Wednesday, 8 October 2008

Communication by words

BBC reports that Ammon Shea from New York likes reading dictionaries. Yes, dictionaries. His interest may surprise you, but what he says about communication and words is gold.

"I'm not against big words per se or fancy or obscure words, obviously I love them, but I'm opposed to using them for their own sake," [Mr. Shae] says.
"If words are to form a communication, you use them as a tool to communicate to people and it's pointless to intentionally use a word that no-one else knows."

Christians who want to bring the gospel to others should remember that whomever you are speaking to. If you are talking to a friend at work, why don't you try using languages they use to present the biblical truths and the gospel to them, instead of the religious, church-like terms that are so foreign to them, or have become too much of a cliche to them that the meanings are lost to them? Hard? If you know the gospel really well, you will soon get better and become much more effective in presenting the gospel. If you don't know the gospel well, if you vaguely know it, or if you only memorised it in point forms, you won't do well in this, but at least you will discover that you don't know the gospel well. You can work on that. If you know the gospel well, you will do fine after a few times of practice, I think, to that particular person with his particular language and cultural background.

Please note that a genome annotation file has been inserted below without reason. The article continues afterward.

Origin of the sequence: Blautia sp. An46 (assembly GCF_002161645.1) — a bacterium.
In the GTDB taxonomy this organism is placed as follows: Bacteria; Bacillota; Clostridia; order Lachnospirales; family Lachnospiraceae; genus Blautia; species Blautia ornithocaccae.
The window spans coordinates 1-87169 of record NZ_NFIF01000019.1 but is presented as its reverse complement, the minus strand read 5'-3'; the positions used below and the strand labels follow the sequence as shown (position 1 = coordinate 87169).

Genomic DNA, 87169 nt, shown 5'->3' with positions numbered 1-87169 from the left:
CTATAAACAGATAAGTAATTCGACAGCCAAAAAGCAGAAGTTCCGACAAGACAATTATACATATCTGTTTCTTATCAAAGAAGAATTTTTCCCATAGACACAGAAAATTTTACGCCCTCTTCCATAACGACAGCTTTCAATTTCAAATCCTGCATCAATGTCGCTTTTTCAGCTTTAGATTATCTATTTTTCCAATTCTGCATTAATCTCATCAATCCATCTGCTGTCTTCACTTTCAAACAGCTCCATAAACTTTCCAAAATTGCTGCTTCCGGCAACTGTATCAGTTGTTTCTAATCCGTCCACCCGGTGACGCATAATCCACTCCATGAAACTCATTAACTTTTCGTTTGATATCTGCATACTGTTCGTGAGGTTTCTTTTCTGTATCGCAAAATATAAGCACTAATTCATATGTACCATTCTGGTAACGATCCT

A question spinning off from this is, what does it mean to know the gospel well?
I'll leave it for you to think about it for now, but I'll post about it sometime soon.

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